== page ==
The book had nothing to do with Marfa—Dick was in no way any kind of wannabe cowboy. That was all something that Sarah and Jill came to as an afterthought, because they had heard about Marfa, and went there. For instance, my riding a horse wasn’t even in the original script. I just mentioned that I loved horses, and they put me on a horse. It was a morphing, changing piece of art, to actually make this thing.
But the light in Marfa, the vistas…To be in that spot, on that porch, and look out and see jackrabbits and javelinas running through the prairie, and walk up at dawn and step into that pool, that’s like an actor’s playground. It’s such an evocative place, in so many ways. People go there to find themselves, or to get lost. That really permeates every moment that you’re there.
Much is made in entertainment today about the long list of movie stars coming over to television. For you, what has been the experience of working in television lately, particularly a series intended for streaming?
When I started out, kids watched television, and adults watched movies. And now, kids go to the movies, and adults watch television. There’s a part of me that’s actually saddened by it, I have to say, because when I became an actor, I just wanted to do movies, and theater.
I left Guiding Light in 1979, or something like that, and was like, “Goodbye, TV.” There’s a part of me that is sad about the state of the movie business, in that I can’t find anything. It becomes harder and harder to find anything to do in that space. The studios make a handful of movies, and a lot of them are comic books, and if I don’t get the bad guy in a comic book movie, then that’s kind of it. [Laughs]
It’s like, “Where’s The French Connection, where’s Dog Day Afternoon? Where’s Serpico, and The Deer Hunter, and the films of John Cassavetes?” These are the types of movies that I would like to be working in. But since they’re not in the movies, I’m going to try to find them wherever I can.
That’s what I Love Dick is like—a cool, experimental film. And yet, it doesn’t have to be in some little rundown theater on the Lower East Side, where you’re begging anybody to come see it, and hoping that there’s lightning in a bottle, and it gets an Oscar nomination so that people will know about it. That becomes a struggle, after a while.
So, I’m thrilled. I think it’s really cool, and I love that you could watch it all at once. In fact, I’ve had a lot of people tell me that they did watch it all at once, and that was kind of part of the experience, where you just kind of immerse yourself in Marfa and the lives of these people for four hours.
I first discovered Jill Soloway via a film, Afternoon Delight, which also starred Kathryn Hahn, and Soloway has obviously shifted in large part over to TV. Did you share your sentiments on the issues you’ve just discussed with Soloway?
I had discussed it with her, yeah. In fact, it was kind of strange for us. Really, our first exposure on the show was at the Sundance Film Festival, where I’ve been going since 1988 or something, with films that I’ve directed, or films that I’ve acted in, or produced, and they’ve always been kind of left-of-center in some sort of way.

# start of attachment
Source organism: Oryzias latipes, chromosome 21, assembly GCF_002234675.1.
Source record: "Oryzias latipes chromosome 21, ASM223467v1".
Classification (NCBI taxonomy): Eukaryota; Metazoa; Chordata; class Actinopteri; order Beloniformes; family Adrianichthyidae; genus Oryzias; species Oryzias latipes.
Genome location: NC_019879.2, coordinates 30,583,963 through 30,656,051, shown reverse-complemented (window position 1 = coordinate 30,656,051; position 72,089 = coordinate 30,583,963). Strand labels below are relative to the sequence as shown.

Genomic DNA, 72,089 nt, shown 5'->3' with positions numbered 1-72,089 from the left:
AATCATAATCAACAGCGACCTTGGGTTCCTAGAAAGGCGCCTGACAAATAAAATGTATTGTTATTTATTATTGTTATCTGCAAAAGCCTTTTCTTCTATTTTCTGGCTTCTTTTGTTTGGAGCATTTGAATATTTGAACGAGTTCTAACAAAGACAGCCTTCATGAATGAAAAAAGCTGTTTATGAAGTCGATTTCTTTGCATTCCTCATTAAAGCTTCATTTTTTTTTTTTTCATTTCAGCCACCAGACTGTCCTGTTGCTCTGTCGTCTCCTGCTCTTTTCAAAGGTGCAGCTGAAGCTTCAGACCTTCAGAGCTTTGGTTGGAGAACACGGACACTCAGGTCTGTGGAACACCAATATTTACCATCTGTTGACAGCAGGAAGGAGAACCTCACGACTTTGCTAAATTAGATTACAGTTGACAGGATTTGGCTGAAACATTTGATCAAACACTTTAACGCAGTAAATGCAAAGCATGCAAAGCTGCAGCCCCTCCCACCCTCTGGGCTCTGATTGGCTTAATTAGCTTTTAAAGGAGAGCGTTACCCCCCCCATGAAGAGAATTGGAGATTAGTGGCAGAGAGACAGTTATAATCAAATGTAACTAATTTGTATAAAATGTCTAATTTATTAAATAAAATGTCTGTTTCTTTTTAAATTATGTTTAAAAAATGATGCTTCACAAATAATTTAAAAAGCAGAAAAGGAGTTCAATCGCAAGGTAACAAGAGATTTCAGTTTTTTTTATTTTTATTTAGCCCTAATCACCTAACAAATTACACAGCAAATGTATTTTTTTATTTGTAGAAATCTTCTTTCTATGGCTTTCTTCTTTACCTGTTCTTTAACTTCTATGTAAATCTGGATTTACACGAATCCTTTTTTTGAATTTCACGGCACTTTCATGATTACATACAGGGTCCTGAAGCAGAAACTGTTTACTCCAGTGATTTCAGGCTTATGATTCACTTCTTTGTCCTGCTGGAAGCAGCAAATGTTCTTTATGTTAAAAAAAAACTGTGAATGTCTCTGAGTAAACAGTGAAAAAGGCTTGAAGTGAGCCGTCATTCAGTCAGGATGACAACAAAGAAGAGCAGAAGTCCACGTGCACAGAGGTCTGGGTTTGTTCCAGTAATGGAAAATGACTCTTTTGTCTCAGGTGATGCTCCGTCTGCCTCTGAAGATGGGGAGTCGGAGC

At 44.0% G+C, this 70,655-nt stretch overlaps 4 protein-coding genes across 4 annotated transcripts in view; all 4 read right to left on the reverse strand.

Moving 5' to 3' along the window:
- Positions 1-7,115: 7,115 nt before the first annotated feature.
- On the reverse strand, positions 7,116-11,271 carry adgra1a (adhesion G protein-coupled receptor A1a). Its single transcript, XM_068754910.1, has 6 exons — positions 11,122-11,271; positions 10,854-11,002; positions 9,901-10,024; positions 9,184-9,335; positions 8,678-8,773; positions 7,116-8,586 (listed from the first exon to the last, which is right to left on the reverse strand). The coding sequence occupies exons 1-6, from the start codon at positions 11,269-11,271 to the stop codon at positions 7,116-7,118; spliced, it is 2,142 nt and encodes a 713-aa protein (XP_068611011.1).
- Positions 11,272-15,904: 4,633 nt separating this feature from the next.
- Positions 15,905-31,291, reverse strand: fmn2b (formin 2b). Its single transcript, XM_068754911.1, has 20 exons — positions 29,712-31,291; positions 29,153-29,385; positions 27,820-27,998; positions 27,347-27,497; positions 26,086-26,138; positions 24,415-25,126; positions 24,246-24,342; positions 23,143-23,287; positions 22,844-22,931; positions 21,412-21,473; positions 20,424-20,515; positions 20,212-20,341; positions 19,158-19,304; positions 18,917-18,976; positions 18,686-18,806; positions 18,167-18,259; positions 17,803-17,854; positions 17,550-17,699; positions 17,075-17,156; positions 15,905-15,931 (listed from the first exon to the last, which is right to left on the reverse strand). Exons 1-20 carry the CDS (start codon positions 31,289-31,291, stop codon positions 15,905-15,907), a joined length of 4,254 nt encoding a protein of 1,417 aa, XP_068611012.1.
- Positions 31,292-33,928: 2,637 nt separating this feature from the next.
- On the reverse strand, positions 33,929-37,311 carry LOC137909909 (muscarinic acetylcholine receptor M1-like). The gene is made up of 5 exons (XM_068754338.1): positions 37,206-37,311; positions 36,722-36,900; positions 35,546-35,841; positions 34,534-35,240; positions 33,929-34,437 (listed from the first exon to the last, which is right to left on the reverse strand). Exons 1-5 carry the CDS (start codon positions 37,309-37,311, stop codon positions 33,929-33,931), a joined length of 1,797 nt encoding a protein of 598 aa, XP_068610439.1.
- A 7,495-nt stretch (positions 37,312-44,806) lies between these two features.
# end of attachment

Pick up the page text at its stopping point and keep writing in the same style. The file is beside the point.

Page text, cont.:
And, again, this was sort of bittersweet. I couldn’t think of a place where I’d rather launch something like I Love Dick. On the other hand, it made me think, “Wow, this is technically not a movie, and yet, here we are at Sundance.”
I’m not giving up. I think things are cyclical, and I feel like, hopefully, there will be some good movies in my future. But I haven’t read them. [Laughs] And in the meantime, I’m thrilled that Jill picked me for this part.
There are a lot of ideas at play in this series, in terms of the female gaze, and subverting traditional narrative structure. And in the end, the viewer is left in a complicated place. What’s your takeaway from Season 1?
I’ve heard really great conversations from people that have absorbed it, and I think like any other piece of filmmaking, or art, if something is getting people to have strong opinions about it, I think that’s great. I always felt like the show was not going to be for everybody.
In terms of the female gaze, male gaze, what I think is sort of interesting is that you have something that’s made from a woman’s perspective, with all women in the writer’s room. And yet, I believe that Griffin [Dunne]’s character and my character are two really fascinating, complex and well-written male characters.
When the two of us sit down to get drunk together, I see that whole series of scenes as a very perceptive and well-realized exchange between two decidedly male characters.
I think that really what it comes down to is that the writers, you can feel that in their own way, they love Dick. [Laughs] They love Dick, and they love Sylvere, and I do, too. If he was going to be just a f—khead for the whole season, it wouldn’t be that interesting. I also think it would undercut Kathryn’s character if her obsession was with this guy who was just kind of gross—just a pig. Why would we care about her, at the end of the day? And also, where would it possibly go?
The fact that, in those subsequent episodes, you get to see the fact that he has certain struggles, that he’s confronting his own kind of demons, and life crisis, I think is something I was really, really grateful for. Plus, it gave me good stuff to play.